A divorce decree is a legal document that finalizes the divorce process. Also known as a judgment, a divorce decree lays out any judicial orders specific to the final agreement between spouses or the court’s final rulings.
A divorce decree is the written declaration of the court’s ruling ending the marriage. No divorce is final until a divorce decree is signed by the parties, the judge, and sealed by the court.
What is Contained in a Divorce Decree?
A divorce decree contains pertinent information regarding:
A divorce decree is a court order. As such, both parties are required to follow its terms and conditions. Parties who ignore or choose not to follow the terms of a divorce decree are subject to court-imposed sanctions.
Amending a Divorce Decree
All parties and their Los Angeles divorce attorneys should thoroughly review a divorce decree before signing. Only clerical and minor omissions may be amended in a final divorce decree. Any mistakes or ambiguous terms can force ex-spouses multiple return trips to the courtroom.
Appealing a Divorce Decree
There are two ways to change a California divorce decree. The decree can be appealed or modified by a motion. An appeal is a challenging process in appeals court that requires proving a judge misapplied the law or the original divorce judgment was entered into in bad faith.
Modifying a Divorce Decree
A modification is a more common proceeding filed with the court that entered the original divorce decree. Modifications are not as lengthy and costly as appeals. These motions require that changes in circumstances require a modification in child custody, child support, or spousal support.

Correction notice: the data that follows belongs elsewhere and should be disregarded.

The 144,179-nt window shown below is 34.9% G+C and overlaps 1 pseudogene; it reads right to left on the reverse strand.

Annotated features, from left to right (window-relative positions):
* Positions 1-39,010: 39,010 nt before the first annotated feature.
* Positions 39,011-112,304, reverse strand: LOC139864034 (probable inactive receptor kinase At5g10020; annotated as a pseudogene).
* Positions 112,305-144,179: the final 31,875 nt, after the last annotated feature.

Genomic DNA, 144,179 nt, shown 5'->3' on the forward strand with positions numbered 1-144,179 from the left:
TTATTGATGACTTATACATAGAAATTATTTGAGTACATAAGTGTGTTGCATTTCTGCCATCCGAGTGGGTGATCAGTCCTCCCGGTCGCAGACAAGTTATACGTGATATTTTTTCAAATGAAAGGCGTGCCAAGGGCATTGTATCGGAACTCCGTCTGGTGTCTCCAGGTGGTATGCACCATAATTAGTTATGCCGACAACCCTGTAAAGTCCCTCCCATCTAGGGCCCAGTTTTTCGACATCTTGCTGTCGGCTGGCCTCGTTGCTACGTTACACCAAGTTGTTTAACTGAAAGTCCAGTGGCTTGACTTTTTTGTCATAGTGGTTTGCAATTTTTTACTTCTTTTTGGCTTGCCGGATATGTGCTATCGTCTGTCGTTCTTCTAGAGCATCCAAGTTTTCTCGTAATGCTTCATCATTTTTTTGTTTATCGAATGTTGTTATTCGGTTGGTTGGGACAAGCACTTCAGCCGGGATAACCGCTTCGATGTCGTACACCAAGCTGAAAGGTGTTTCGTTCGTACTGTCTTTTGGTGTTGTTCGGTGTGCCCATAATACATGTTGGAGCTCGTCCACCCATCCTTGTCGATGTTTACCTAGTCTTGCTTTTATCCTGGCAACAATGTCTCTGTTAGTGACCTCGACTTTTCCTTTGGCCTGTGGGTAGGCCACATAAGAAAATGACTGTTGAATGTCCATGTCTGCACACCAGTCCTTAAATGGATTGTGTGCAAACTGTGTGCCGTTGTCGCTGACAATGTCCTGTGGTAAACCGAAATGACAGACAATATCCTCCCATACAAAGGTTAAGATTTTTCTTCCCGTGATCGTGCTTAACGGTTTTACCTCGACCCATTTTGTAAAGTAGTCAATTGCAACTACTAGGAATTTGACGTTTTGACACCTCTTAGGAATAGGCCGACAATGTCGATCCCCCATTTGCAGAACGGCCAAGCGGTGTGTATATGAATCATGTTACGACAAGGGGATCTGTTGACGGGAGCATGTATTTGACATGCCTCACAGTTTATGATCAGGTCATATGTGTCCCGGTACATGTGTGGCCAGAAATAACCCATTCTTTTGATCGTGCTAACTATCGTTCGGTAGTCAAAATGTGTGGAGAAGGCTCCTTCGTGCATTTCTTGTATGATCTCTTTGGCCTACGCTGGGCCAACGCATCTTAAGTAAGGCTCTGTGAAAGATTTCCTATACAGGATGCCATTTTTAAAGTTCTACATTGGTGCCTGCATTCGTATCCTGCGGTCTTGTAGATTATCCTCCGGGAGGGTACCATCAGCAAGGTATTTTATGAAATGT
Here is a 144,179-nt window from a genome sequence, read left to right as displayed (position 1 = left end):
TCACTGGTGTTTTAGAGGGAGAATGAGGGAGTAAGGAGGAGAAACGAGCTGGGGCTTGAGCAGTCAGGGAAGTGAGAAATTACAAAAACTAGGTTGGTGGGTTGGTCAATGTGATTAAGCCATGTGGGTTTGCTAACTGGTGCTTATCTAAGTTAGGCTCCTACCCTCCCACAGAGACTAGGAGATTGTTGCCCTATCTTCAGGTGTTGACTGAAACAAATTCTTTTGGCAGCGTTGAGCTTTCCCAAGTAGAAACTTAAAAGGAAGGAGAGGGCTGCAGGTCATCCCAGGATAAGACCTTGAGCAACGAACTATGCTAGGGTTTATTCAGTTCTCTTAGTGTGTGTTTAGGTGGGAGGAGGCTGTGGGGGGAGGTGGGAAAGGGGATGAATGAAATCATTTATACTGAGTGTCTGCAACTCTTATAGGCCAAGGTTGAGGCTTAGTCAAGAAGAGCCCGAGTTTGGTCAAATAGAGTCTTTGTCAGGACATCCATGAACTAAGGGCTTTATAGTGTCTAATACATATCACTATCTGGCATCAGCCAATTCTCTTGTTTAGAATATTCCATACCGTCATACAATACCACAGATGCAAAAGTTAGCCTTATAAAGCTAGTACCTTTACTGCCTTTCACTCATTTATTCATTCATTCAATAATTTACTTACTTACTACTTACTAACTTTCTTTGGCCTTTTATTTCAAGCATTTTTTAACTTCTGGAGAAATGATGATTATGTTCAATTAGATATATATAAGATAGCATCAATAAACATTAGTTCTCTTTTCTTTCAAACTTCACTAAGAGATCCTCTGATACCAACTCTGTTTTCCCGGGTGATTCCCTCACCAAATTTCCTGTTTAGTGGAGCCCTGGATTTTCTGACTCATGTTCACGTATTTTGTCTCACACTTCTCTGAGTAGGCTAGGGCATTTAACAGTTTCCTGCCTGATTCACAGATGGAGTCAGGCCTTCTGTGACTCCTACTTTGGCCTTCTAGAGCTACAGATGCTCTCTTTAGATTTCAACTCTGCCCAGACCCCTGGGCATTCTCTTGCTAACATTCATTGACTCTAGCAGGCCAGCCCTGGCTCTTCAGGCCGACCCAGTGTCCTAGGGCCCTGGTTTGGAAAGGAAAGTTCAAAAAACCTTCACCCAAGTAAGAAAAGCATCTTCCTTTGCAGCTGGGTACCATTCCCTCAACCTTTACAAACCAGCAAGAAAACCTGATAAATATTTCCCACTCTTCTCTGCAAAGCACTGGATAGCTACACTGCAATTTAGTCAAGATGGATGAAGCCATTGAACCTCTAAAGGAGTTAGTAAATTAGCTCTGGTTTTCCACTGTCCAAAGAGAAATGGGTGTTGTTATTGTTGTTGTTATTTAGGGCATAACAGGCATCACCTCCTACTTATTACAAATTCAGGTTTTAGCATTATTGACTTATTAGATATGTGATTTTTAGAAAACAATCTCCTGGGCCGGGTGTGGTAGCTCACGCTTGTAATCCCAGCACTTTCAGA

A may be temporary or permanent due to job loss, pay increase or decrease, change in child custody arrangements or another significant life event. Only certain portions of a divorce decree may be modified. Therefore, it is imperative a final divorce decree reflects the parties’ intended agreement, and a modification is used only in the event of unforeseen changes.
Replacing Your Divorce Decree
Spouses typically receive certified copies of their divorce decree in the mail once it is issued from the court. These documents are necessary to change official accounts, titles to property, and government identification.
If you have misplaced your divorce decree or need a certified copy of your divorce decree for any reason, you can go to the court clerk where your divorce decree was issued. You will need some to provide a copy of your identification, fill out a form, and provide some information about the decree itself to aid the clerk.
This information may include any of the following:
- The case number;
- The parties to the divorce;
- The attorneys’ names;
- The date of filing;
- The date of issuing; and
- The name of the judge.
There is a cost for a certified copy.
An Experienced California Divorce Attorney Can Help
If you need to know more about a California divorce including how to file for a divorce, contact an experienced attorney at Fernandez & Karney. One of our skilled attorneys can answer your questions about the California divorce process and point you towards the next best steps in protecting your legal rights, assets, and children while preparing for a divorce.
Schedule your consultation today with a dedicated, compassionate attorneys at Fernandez & Karney. We look to speaking with you and being your advocate during this crucial time in organizing and reframing your life.